Diet Coke used to be a grocery store staple for me. I'd buy 5 packs at a time if there was a deal. I'd drink it before I'd drink water. Sometimes I'd drink it instead of water. I would rather run out of toilet paper than be out of Diet Cokes in the fridge.
I used to work on the Coca-Cola account in college, and I learned people like me are called "Super Dailies"--the term for customers who are obsessed and consume more than one can a day. Cool.
On July 1st, I gave up Diet Coke. Or, more specifically, I gave up buying Diet Coke and stocking it in my fridge constantly. I've had it twice this month: once on birthday with my Jimmy John's, and once at a lunch with my agent (her treat). As a Super Daily, I can honestly say I never thought there'd be a time that I could go without it. It was my one "vice"--I barely drink alcohol or coffee, I don't smoke or do drugs. So what if I started my day with a Diet Coke so I could focus on my work and feel alive? Plus, everything tastes better with Diet Coke and there's no greater DC than the one from the fountain at McDonald's. Fight me.
So why would I give up that goodness? I had an unexplained pain near my groin that freaked me out. I had a hairdresser who told me she had a client who had a pain in similar spot and it ended up being Stage 4 cancer and that story always stuck with me. I knew that wasn't likely what I had, but it still scared me enough to bring my sorry self to a doctor. With all the press about "Diet Coke" causing this, that, and the other thing (read: stroke, cancer, dimentia)...I wondered if there was any connection between the weird way my body was feeling and all the soda I was drinking. So, I cut it out and the lingering pain went away like magic.
The first few days were not hard at all. Not to be dramatic, but my will to live was fueling my decision to go cold turkey. But later on in that first week, I had serious withdrawal symptoms--fatigue, irritability (just ask my husband!), and most of all a headache that settled in everyday around 1pm on the dot and stayed for the rest of the day despite taking Tylenol. It felt as if an ice pick was lodged in my head and there was no way around it.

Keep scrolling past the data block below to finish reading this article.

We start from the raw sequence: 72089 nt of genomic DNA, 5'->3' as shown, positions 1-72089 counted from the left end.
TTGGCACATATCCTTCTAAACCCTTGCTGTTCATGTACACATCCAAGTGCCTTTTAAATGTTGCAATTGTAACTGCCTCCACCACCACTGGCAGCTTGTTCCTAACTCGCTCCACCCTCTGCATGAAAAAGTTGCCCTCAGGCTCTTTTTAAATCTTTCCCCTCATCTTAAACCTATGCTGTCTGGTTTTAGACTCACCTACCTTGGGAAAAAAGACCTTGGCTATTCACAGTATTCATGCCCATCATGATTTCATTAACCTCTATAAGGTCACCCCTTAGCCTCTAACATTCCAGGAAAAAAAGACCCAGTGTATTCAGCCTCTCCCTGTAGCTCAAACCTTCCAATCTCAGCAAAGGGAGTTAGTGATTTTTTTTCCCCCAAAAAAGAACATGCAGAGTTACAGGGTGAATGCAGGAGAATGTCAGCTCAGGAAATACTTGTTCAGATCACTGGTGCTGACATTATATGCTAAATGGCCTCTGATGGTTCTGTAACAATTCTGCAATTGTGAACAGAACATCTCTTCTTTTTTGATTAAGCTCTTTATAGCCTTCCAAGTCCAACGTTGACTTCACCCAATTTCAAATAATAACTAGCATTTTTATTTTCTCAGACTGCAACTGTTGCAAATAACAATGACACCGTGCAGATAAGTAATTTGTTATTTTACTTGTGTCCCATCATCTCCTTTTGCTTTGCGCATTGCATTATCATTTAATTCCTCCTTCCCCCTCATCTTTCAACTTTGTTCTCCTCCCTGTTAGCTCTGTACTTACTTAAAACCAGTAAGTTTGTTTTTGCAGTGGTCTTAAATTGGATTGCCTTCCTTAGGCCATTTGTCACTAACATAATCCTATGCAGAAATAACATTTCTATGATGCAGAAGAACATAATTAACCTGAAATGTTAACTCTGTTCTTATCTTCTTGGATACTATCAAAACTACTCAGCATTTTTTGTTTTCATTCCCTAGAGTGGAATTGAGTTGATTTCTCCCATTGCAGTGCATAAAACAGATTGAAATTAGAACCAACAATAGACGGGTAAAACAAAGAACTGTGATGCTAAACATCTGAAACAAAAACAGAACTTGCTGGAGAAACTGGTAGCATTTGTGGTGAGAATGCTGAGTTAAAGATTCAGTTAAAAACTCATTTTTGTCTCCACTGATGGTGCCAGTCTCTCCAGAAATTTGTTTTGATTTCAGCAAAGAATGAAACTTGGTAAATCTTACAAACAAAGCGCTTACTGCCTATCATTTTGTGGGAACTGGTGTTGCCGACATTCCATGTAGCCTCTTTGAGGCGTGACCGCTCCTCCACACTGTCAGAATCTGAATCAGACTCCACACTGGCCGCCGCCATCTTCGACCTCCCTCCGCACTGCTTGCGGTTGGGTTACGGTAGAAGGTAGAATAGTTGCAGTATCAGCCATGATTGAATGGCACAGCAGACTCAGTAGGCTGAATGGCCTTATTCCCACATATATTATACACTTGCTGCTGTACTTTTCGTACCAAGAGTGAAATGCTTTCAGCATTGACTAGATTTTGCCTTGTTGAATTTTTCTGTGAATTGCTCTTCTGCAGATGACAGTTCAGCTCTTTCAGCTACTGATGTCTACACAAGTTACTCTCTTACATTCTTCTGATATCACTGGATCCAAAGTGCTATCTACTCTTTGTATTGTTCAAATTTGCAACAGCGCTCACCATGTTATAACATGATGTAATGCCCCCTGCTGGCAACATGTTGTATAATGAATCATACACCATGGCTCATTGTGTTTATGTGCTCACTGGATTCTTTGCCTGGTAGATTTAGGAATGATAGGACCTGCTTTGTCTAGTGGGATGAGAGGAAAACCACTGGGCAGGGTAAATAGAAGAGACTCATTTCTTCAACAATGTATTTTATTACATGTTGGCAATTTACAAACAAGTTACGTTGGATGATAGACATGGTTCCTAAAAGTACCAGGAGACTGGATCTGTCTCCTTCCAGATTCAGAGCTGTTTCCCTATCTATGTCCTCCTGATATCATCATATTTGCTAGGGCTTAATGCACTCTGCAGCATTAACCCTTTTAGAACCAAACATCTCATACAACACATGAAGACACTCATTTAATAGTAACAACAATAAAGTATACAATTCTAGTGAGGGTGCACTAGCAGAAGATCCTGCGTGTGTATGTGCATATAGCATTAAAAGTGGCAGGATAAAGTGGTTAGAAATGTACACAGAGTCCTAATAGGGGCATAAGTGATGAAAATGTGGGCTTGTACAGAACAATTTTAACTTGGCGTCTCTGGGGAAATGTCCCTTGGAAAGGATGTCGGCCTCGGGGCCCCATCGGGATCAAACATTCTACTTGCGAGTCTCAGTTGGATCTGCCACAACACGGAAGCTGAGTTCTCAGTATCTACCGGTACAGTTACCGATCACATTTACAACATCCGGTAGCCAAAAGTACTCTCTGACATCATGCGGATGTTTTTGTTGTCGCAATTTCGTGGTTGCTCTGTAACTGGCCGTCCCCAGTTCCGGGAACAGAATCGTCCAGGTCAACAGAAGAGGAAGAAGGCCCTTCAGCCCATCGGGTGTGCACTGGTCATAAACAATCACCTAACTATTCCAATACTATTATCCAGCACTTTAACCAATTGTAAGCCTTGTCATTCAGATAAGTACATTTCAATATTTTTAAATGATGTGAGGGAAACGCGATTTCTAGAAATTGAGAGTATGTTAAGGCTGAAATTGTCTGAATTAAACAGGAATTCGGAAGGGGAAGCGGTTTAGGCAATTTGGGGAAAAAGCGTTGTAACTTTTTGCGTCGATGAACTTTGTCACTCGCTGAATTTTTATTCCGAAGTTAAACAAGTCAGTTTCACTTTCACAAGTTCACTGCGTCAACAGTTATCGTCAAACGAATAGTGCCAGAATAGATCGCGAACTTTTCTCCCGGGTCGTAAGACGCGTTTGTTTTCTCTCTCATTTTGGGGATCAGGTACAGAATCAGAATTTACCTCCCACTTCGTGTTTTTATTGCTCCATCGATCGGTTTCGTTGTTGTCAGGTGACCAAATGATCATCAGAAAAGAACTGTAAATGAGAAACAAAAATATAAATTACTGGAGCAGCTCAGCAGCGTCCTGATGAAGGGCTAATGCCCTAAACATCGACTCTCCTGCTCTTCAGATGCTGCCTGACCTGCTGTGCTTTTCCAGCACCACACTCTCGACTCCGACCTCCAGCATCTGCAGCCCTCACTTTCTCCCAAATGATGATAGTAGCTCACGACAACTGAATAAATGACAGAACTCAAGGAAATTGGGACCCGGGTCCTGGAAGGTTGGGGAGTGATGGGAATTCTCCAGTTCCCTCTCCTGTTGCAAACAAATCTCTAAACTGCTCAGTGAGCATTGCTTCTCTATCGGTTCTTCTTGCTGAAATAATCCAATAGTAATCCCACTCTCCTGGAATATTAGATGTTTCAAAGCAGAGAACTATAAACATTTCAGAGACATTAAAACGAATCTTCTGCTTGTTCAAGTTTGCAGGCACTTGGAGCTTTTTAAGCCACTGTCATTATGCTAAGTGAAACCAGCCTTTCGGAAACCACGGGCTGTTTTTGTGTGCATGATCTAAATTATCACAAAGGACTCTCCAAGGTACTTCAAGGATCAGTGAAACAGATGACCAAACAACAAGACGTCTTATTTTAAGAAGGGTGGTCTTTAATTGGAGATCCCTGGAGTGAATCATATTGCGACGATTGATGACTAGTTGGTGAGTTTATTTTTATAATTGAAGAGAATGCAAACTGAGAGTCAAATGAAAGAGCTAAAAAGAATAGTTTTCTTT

About a month in, and all of that has gone away. I'm drinking more water than ever in my life (and I feel like my body is thanking me for that) and when I want flavor, I drink tea, lemonade, Arnold Palmers, and the occasional $5 latte. These things may have more calories than a Diet Coke, but I am very active and try not to obsess about ~100 calories here or there.
Other than generally feeling healthier because I know I'm not putting chemicals and food coloring into my body, my skin looks smoother, I'm less bloated, and my bathroom habits (which used to be comical) have chilled out since removing all the bubbles and caffeine. I'm also not eating as many junk foods as I used to like chips, fries, etc. because the soda made them taste better. I mean, who wants to wash down an entire bag of chips with a glass of sink water? A few crunches with my sandwich is all I need now.
I'm not the kind of person who is going to say: "I'll never drink Diet Coke again!" because I don't have to be the kind of person who never drinks Diet Coke again. In fact, the next time I have lunch with my mom at Cheesecake Factory (next week), I'll order one and probably have two refills while I'm at it. But I also know that'll be the only time that week I'll drink it because while it tastes good as hell, I simply just don't need it anymore. It's just “a want” like any other treat, but treats aren’t an everyday thing.
What I am most proud of is getting my mind to a place where it doesn’t think my body needs it. It doesn't have to be in my fridge for me to function. I don't have to spend $7 for a 12 pack that I'll blow through in a week. I don't need to have an existential crisis if a place only serves Pepsi (the devil). I just don't really care, which is sometimes the definition of self-care.
Suffice to say, if you find yourself thinking "Man, I drink a lot of soda," or are ever wondering if you could break your daily/super daily habit, take me as an example of someone who was flat-out addicted and was able to almost eliminate it and live to tell you about it.